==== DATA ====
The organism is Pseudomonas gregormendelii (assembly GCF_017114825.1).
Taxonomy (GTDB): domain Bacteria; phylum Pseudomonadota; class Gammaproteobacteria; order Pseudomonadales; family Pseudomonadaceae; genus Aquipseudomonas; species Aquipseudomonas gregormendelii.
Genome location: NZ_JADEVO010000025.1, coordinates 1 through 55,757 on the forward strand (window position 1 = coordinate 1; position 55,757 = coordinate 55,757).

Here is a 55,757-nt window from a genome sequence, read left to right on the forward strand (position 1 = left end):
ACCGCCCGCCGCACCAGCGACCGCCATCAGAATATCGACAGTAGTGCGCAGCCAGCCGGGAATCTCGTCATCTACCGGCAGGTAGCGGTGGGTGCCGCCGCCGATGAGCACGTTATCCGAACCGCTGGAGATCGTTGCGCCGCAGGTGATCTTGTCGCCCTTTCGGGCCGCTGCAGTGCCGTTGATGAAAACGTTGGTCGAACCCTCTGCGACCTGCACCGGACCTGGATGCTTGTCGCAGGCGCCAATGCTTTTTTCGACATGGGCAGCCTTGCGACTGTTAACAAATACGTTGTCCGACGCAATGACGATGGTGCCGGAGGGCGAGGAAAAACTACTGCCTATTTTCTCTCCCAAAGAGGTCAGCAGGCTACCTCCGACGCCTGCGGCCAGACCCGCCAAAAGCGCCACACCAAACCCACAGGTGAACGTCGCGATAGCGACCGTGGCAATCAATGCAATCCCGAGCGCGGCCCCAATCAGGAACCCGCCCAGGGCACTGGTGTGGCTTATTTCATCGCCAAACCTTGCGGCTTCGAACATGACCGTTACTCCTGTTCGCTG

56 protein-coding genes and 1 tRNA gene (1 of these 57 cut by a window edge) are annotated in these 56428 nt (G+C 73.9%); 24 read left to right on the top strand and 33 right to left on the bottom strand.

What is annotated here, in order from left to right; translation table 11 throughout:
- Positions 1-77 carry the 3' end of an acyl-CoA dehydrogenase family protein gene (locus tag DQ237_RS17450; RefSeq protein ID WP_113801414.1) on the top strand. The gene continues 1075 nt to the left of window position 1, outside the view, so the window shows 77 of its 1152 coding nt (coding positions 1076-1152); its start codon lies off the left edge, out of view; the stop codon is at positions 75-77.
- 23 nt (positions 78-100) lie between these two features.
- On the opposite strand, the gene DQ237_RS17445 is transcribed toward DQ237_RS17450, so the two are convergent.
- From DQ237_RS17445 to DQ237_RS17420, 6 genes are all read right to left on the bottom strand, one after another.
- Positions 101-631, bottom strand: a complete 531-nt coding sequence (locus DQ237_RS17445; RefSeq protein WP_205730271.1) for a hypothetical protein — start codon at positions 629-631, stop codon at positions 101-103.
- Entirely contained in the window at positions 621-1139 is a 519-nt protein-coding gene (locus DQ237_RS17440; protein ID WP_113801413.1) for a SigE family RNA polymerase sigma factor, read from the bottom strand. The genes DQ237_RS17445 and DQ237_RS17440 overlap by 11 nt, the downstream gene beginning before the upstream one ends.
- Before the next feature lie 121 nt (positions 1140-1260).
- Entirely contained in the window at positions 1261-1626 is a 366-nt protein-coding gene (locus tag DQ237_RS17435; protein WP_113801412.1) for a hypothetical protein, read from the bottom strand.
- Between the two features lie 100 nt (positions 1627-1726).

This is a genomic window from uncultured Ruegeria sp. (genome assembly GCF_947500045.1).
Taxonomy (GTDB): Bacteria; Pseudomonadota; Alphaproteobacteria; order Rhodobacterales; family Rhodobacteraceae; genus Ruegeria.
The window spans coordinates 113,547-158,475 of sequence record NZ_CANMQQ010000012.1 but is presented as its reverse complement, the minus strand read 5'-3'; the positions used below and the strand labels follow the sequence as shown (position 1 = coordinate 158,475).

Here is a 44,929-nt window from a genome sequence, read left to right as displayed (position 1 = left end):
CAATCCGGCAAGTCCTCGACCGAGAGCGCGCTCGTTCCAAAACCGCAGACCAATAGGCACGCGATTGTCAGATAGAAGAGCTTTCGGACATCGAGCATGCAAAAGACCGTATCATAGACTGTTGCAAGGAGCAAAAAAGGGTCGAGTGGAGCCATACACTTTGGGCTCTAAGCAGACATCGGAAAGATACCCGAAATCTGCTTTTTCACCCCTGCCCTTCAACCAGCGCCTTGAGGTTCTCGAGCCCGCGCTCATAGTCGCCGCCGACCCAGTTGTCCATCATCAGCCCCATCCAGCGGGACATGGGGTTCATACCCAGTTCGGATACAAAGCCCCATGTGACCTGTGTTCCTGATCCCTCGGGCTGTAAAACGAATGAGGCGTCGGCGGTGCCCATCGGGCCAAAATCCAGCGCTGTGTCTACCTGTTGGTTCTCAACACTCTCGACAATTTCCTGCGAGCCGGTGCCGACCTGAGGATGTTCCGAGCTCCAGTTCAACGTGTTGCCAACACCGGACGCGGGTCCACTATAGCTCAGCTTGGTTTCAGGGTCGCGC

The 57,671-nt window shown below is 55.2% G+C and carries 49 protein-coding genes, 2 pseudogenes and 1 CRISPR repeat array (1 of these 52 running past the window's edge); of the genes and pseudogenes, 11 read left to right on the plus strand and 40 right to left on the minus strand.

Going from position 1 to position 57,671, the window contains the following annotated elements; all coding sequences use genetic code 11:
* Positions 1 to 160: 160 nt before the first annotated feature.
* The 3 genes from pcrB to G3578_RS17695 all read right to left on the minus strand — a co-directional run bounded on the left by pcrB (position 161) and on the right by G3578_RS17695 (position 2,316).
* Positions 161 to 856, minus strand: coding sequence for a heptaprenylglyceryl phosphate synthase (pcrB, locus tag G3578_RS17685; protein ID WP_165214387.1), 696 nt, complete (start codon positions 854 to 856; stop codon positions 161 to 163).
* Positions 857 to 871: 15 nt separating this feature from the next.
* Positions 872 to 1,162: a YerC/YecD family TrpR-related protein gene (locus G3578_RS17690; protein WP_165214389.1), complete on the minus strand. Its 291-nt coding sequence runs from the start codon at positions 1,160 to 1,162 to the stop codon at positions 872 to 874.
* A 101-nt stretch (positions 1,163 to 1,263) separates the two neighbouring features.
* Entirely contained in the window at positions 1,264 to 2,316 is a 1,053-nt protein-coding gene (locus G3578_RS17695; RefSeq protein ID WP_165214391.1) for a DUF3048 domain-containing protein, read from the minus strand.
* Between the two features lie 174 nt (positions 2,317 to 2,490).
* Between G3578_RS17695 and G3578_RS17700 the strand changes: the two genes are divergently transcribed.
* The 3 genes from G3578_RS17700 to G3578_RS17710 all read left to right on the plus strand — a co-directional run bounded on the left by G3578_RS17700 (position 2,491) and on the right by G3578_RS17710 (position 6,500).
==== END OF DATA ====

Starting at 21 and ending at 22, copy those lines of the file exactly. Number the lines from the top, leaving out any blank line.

CAATCCGGCAAGTCCTCGACCGAGAGCGCGCTCGTTCCAAAACCGCAGACCAATAGGCACGCGATTGTCAGATAGAAGAGCTTTCGGACATCGAGCATGCAAAAGACCGTATCATAGACTGTTGCAAGGAGCAAAAAAGGGTCGAGTGGAGCCATACACTTTGGGCTCTAAGCAGACATCGGAAAGATACCCGAAATCTGCTTTTTCACCCCTGCCCTTCAACCAGCGCCTTGAGGTTCTCGAGCCCGCGCTCATAGTCGCCGCCGACCCAGTTGTCCATCATCAGCCCCATCCAGCGGGACATGGGGTTCATACCCAGTTCGGATACAAAGCCCCATGTGACCTGTGTTCCTGATCCCTCGGGCTGTAAAACGAATGAGGCGTCGGCGGTGCCCATCGGGCCAAAATCCAGCGCTGTGTCTACCTGTTGGTTCTCAACACTCTCGACAATTTCCTGCGAGCCGGTGCCGACCTGAGGATGTTCCGAGCTCCAGTTCAACGTGTTGCCAACACCGGACGCGGGTCCACTATAGCTCAGCTTGGTTTCAGGGTCGCGC

The 57,671-nt window shown below is 55.2% G+C and carries 49 protein-coding genes, 2 pseudogenes and 1 CRISPR repeat array (1 of these 52 running past the window's edge); of the genes and pseudogenes, 11 read left to right on the plus strand and 40 right to left on the minus strand.